Though there were no physical altercations, a series of heated arguments between passing tourists and rally-goers attracted media and police attention, the latter being quick to defuse tension before getting out of hand.
In once instance, a pair of young women booed the rally from the sidelines, only for the alt-right to respond with “take a shower,” and “we get it, you’re lesbian, shut up.“ In another moment: “We set you free, we didn’t start slavery, we ended it, and you should be grateful for that,” said a man waving a Confederate flag to an African American tour guide who confronted him.
On the part of the speakers, a distinct theme of the Lincoln Memorial rally was white nationalism, with several speeches denouncing diversity and peddling white genocide conspiracy theories. “Jewish influence disarms us in the left’s onslaught of identity politics,” said Christopher Cantwell, a radio host who describes himself on his website as “the most principled libertarian ever, and a fascist.” Mike Enoch, a white nationalist blogger, later commented, “let’s be honest, what’s really facing our country is the systematic elimination of white people today.”
Other speakers at the Lincoln Memorial focused on their firm stance against political correctness, complaining about being silenced on the web by biased conversation moderators. “I’m simply a man who wants to be able to say whatever the fuck he wants say,” said Tim Gionet, a former Buzzfeed writer turned alt-right personality, better known by his alias “Baked Alaska.”
“Twitter suspended me for sending a gas chamber meme,” he told the crowd, adding, “I thought it was funny, personally."
Meanwhile, blocks down Constitution Avenue, alt-right activists Jack Posobiec and Mike Cernovich led their own faction. Absent was the white nationalist rhetoric, with the spotlight instead being on Kathy Griffin’s controversial photo shoot involving Trump’s decapitated head, the recent shooting of Congressman Steve Scalise, and other “gruesome displays of brutality against sitting U.S. national leaders,” according to the event’s Facebook invite.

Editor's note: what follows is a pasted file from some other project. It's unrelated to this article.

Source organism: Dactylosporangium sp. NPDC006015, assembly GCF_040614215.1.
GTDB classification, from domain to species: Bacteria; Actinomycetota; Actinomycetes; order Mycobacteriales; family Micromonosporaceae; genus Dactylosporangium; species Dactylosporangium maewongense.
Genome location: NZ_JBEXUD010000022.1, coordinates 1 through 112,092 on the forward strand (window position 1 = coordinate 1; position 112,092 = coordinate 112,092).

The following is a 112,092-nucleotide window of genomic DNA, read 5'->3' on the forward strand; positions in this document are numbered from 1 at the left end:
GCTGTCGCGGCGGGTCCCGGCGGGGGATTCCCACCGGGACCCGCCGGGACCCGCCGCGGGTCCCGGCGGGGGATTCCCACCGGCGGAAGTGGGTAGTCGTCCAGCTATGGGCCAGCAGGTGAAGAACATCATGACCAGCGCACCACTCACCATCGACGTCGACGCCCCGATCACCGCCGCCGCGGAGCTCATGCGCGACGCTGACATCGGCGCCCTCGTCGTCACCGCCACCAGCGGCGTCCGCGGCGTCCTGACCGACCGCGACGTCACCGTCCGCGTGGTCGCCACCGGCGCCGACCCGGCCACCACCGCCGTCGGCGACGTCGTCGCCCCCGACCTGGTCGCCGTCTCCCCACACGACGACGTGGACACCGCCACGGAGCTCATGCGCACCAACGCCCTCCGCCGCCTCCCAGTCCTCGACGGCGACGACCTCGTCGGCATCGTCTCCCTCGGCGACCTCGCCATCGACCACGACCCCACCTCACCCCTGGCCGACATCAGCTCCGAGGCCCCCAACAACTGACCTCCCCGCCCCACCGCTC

“CNN, they’re a terrorist organization, they’re working with the deep state and the CIA to have you think that Mr. Trump is guilty of wiping his butt in the morning,” said a protester wearing a shirt featuring the Kathy Griffin shoot with the caption CNN = Terrorists. “Don’t believe the hype, ladies and gents, because we’re not gonna sit back and allow ya’ll to take Donald Trump down. I’d give my life for it, just like I’d give my life to truth.”
“This is a rally for peace. We’ve seen so much of the violence from antifa, so much violence from left-wing terrorists,” Posobiec said, calling out the “normalization of violence” by works such as the 400-year-old Shakespearean classic, Julius Caesar running this year through New York’s famous “Shakespeare in the Park.” Posobiec and his colleague, Laura Loomer, recently disrupted a production of Julius Caesar in protest of its Trump-themed assassination scene. Posobiec accused “Shakespeare in the Park” of being complicit in the shooting of several congressmen earlier this month by inciting violence.
Missing from the rally was right-wing operative Roger Stone, who, though billed as the headliner, apparently backed down to due to threats against his safety. Stone, who contributed to the the rise of prominent conservative figures including Nixon and Trump, instead sent a message to the organizers to be read in his absence.
“I decline to endanger the many who are gathered there today, but I am with you in spirit,” said Posobiec, reading the text he claimed Stone had sent him. “There is no excuse for the violence that has manifested in this orgy of killing by leftist extremists we’ve seen.”